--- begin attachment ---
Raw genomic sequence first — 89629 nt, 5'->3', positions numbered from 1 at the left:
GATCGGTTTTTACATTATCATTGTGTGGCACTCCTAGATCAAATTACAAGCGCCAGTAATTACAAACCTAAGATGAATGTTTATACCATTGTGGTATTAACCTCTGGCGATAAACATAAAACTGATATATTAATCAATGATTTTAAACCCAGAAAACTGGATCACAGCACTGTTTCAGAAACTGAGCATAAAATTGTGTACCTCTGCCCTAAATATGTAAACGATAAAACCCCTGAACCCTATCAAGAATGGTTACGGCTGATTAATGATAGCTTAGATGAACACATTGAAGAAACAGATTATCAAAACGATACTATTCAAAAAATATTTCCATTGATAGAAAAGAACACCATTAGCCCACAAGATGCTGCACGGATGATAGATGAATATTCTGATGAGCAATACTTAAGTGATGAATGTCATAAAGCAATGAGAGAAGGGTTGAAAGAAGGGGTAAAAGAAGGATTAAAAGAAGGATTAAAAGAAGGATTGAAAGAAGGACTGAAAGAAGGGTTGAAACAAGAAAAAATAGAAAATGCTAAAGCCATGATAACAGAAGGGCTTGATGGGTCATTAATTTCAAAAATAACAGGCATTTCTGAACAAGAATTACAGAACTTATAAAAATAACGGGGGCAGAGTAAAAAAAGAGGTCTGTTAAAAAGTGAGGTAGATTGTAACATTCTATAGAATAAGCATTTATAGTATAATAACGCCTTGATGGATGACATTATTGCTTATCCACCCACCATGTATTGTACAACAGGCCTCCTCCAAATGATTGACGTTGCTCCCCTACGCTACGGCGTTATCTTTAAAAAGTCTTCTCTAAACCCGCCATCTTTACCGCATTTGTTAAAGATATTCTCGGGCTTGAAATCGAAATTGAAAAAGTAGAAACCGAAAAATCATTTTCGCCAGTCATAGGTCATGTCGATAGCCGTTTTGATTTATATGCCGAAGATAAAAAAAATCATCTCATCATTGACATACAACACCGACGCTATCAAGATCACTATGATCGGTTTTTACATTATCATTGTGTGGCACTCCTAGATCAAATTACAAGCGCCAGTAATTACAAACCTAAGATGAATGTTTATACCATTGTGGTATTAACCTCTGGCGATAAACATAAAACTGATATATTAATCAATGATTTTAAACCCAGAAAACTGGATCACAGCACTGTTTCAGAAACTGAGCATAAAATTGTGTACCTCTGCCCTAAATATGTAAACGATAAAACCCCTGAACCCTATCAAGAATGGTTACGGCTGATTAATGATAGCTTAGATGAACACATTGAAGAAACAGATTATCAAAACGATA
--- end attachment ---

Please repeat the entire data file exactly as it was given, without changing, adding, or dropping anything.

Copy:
Raw genomic sequence first — 89629 nt, 5'->3', positions numbered from 1 at the left:
GATCGGTTTTTACATTATCATTGTGTGGCACTCCTAGATCAAATTACAAGCGCCAGTAATTACAAACCTAAGATGAATGTTTATACCATTGTGGTATTAACCTCTGGCGATAAACATAAAACTGATATATTAATCAATGATTTTAAACCCAGAAAACTGGATCACAGCACTGTTTCAGAAACTGAGCATAAAATTGTGTACCTCTGCCCTAAATATGTAAACGATAAAACCCCTGAACCCTATCAAGAATGGTTACGGCTGATTAATGATAGCTTAGATGAACACATTGAAGAAACAGATTATCAAAACGATACTATTCAAAAAATATTTCCATTGATAGAAAAGAACACCATTAGCCCACAAGATGCTGCACGGATGATAGATGAATATTCTGATGAGCAATACTTAAGTGATGAATGTCATAAAGCAATGAGAGAAGGGTTGAAAGAAGGGGTAAAAGAAGGATTAAAAGAAGGATTAAAAGAAGGATTGAAAGAAGGACTGAAAGAAGGGTTGAAACAAGAAAAAATAGAAAATGCTAAAGCCATGATAACAGAAGGGCTTGATGGGTCATTAATTTCAAAAATAACAGGCATTTCTGAACAAGAATTACAGAACTTATAAAAATAACGGGGGCAGAGTAAAAAAAGAGGTCTGTTAAAAAGTGAGGTAGATTGTAACATTCTATAGAATAAGCATTTATAGTATAATAACGCCTTGATGGATGACATTATTGCTTATCCACCCACCATGTATTGTACAACAGGCCTCCTCCAAATGATTGACGTTGCTCCCCTACGCTACGGCGTTATCTTTAAAAAGTCTTCTCTAAACCCGCCATCTTTACCGCATTTGTTAAAGATATTCTCGGGCTTGAAATCGAAATTGAAAAAGTAGAAACCGAAAAATCATTTTCGCCAGTCATAGGTCATGTCGATAGCCGTTTTGATTTATATGCCGAAGATAAAAAAAATCATCTCATCATTGACATACAACACCGACGCTATCAAGATCACTATGATCGGTTTTTACATTATCATTGTGTGGCACTCCTAGATCAAATTACAAGCGCCAGTAATTACAAACCTAAGATGAATGTTTATACCATTGTGGTATTAACCTCTGGCGATAAACATAAAACTGATATATTAATCAATGATTTTAAACCCAGAAAACTGGATCACAGCACTGTTTCAGAAACTGAGCATAAAATTGTGTACCTCTGCCCTAAATATGTAAACGATAAAACCCCTGAACCCTATCAAGAATGGTTACGGCTGATTAATGATAGCTTAGATGAACACATTGAAGAAACAGATTATCAAAACGATA